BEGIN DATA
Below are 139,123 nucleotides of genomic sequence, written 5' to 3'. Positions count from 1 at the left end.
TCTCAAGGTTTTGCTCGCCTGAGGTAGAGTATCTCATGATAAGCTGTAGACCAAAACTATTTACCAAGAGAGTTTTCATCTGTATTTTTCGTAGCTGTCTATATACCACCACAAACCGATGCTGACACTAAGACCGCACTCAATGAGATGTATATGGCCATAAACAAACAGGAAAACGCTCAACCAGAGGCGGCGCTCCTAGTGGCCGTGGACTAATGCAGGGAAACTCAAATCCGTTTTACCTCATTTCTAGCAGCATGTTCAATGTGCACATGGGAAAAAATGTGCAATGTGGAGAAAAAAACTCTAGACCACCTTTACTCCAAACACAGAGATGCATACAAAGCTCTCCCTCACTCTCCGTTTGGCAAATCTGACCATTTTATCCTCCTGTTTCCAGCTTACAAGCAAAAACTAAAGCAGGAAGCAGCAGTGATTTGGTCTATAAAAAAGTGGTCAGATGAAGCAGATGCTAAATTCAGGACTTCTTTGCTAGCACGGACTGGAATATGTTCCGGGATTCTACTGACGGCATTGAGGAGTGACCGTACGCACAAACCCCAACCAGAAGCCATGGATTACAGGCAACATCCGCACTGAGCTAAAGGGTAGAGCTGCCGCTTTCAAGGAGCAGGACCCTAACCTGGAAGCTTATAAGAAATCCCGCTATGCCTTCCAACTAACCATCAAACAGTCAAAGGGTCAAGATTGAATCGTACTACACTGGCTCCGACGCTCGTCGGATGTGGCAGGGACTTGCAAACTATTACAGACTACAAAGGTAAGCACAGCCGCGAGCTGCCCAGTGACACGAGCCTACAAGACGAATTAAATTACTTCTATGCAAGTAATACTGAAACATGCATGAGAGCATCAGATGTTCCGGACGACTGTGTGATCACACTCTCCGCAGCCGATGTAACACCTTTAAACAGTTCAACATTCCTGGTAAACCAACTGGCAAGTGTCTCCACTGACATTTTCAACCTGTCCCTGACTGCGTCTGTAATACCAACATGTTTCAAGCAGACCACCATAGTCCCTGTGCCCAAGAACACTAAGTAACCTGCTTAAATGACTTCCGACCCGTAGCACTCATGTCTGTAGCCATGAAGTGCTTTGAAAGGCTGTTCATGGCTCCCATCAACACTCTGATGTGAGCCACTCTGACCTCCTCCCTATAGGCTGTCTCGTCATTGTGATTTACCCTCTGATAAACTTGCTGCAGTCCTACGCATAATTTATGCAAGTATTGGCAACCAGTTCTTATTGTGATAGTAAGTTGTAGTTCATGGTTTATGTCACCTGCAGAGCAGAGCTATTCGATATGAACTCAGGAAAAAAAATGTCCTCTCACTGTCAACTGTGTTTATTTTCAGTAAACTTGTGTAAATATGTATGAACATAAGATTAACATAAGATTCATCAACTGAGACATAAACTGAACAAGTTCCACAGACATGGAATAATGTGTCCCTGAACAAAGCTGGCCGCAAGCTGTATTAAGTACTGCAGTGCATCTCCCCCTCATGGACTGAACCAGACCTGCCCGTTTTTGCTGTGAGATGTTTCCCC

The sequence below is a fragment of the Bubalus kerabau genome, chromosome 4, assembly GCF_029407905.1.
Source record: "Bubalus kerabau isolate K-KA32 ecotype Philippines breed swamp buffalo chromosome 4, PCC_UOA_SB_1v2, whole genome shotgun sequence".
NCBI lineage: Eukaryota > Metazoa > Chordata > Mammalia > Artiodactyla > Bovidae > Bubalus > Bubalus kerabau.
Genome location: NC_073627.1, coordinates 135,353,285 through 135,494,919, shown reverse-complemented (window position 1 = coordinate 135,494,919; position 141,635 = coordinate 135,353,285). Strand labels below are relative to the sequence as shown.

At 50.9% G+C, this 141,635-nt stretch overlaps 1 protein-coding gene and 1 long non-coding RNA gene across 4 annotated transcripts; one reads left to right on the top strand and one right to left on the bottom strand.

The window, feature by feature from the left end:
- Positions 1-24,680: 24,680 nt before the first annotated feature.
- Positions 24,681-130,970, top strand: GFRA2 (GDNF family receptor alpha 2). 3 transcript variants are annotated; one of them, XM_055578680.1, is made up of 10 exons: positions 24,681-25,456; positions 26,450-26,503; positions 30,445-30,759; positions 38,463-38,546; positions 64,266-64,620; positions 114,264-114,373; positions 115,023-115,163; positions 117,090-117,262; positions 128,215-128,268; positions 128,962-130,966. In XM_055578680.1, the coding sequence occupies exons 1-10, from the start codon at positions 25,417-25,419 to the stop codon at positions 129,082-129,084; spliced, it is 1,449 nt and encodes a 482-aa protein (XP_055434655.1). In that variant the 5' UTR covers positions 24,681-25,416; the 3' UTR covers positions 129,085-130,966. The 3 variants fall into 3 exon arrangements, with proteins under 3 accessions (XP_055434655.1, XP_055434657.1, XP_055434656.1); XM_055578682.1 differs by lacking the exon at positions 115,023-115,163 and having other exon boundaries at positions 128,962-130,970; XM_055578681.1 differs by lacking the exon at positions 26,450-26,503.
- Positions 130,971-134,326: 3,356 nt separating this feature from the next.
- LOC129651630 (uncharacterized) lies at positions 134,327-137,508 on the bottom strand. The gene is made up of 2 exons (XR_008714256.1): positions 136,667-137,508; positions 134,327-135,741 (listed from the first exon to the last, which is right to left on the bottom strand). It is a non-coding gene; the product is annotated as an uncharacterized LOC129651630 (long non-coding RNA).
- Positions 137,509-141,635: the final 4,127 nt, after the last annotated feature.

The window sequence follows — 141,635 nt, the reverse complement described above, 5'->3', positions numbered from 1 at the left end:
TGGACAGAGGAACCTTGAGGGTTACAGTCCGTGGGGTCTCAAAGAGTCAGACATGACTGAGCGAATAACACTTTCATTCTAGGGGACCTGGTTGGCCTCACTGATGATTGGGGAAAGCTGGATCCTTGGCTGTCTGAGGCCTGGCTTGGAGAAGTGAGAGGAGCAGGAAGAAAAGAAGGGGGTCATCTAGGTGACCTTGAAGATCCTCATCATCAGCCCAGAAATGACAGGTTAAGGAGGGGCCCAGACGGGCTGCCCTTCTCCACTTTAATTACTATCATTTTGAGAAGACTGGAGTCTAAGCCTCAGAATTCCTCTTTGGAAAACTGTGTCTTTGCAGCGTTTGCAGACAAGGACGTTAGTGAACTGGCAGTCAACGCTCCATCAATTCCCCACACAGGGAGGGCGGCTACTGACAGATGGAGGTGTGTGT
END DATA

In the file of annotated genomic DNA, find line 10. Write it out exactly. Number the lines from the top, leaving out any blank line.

- Positions 24,681-130,970, top strand: GFRA2 (GDNF family receptor alpha 2). 3 transcript variants are annotated; one of them, XM_055578680.1, is made up of 10 exons: positions 24,681-25,456; positions 26,450-26,503; positions 30,445-30,759; positions 38,463-38,546; positions 64,266-64,620; positions 114,264-114,373; positions 115,023-115,163; positions 117,090-117,262; positions 128,215-128,268; positions 128,962-130,966. In XM_055578680.1, the coding sequence occupies exons 1-10, from the start codon at positions 25,417-25,419 to the stop codon at positions 129,082-129,084; spliced, it is 1,449 nt and encodes a 482-aa protein (XP_055434655.1). In that variant the 5' UTR covers positions 24,681-25,416; the 3' UTR covers positions 129,085-130,966. The 3 variants fall into 3 exon arrangements, with proteins under 3 accessions (XP_055434655.1, XP_055434657.1, XP_055434656.1); XM_055578682.1 differs by lacking the exon at positions 115,023-115,163 and having other exon boundaries at positions 128,962-130,970; XM_055578681.1 differs by lacking the exon at positions 26,450-26,503.